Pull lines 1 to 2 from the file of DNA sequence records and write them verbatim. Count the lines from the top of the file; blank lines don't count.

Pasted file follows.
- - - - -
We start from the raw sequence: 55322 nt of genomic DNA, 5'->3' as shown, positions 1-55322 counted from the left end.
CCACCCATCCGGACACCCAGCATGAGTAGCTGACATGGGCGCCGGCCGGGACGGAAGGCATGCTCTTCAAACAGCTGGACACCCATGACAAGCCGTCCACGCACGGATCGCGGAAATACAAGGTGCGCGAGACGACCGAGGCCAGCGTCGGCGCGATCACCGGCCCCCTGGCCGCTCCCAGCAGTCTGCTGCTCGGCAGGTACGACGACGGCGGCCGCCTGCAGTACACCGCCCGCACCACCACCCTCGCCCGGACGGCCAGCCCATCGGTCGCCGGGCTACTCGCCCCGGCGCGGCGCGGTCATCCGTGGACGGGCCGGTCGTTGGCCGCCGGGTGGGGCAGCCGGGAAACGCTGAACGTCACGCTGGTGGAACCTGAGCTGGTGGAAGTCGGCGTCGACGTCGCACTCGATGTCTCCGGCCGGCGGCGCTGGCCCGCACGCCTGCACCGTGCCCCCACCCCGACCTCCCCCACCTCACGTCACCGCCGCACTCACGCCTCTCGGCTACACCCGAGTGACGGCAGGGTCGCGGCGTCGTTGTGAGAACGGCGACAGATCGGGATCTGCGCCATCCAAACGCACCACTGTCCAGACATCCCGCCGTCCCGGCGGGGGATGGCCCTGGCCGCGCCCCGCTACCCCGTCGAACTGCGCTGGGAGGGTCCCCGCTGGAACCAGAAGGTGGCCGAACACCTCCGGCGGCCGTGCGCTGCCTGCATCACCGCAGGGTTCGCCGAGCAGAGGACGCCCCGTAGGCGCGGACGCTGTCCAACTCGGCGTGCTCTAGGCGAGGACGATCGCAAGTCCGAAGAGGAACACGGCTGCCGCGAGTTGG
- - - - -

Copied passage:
We start from the raw sequence: 55322 nt of genomic DNA, 5'->3' as shown, positions 1-55322 counted from the left end.
CCACCCATCCGGACACCCAGCATGAGTAGCTGACATGGGCGCCGGCCGGGACGGAAGGCATGCTCTTCAAACAGCTGGACACCCATGACAAGCCGTCCACGCACGGATCGCGGAAATACAAGGTGCGCGAGACGACCGAGGCCAGCGTCGGCGCGATCACCGGCCCCCTGGCCGCTCCCAGCAGTCTGCTGCTCGGCAGGTACGACGACGGCGGCCGCCTGCAGTACACCGCCCGCACCACCACCCTCGCCCGGACGGCCAGCCCATCGGTCGCCGGGCTACTCGCCCCGGCGCGGCGCGGTCATCCGTGGACGGGCCGGTCGTTGGCCGCCGGGTGGGGCAGCCGGGAAACGCTGAACGTCACGCTGGTGGAACCTGAGCTGGTGGAAGTCGGCGTCGACGTCGCACTCGATGTCTCCGGCCGGCGGCGCTGGCCCGCACGCCTGCACCGTGCCCCCACCCCGACCTCCCCCACCTCACGTCACCGCCGCACTCACGCCTCTCGGCTACACCCGAGTGACGGCAGGGTCGCGGCGTCGTTGTGAGAACGGCGACAGATCGGGATCTGCGCCATCCAAACGCACCACTGTCCAGACATCCCGCCGTCCCGGCGGGGGATGGCCCTGGCCGCGCCCCGCTACCCCGTCGAACTGCGCTGGGAGGGTCCCCGCTGGAACCAGAAGGTGGCCGAACACCTCCGGCGGCCGTGCGCTGCCTGCATCACCGCAGGGTTCGCCGAGCAGAGGACGCCCCGTAGGCGCGGACGCTGTCCAACTCGGCGTGCTCTAGGCGAGGACGATCGCAAGTCCGAAGAGGAACACGGCTGCCGCGAGTTGG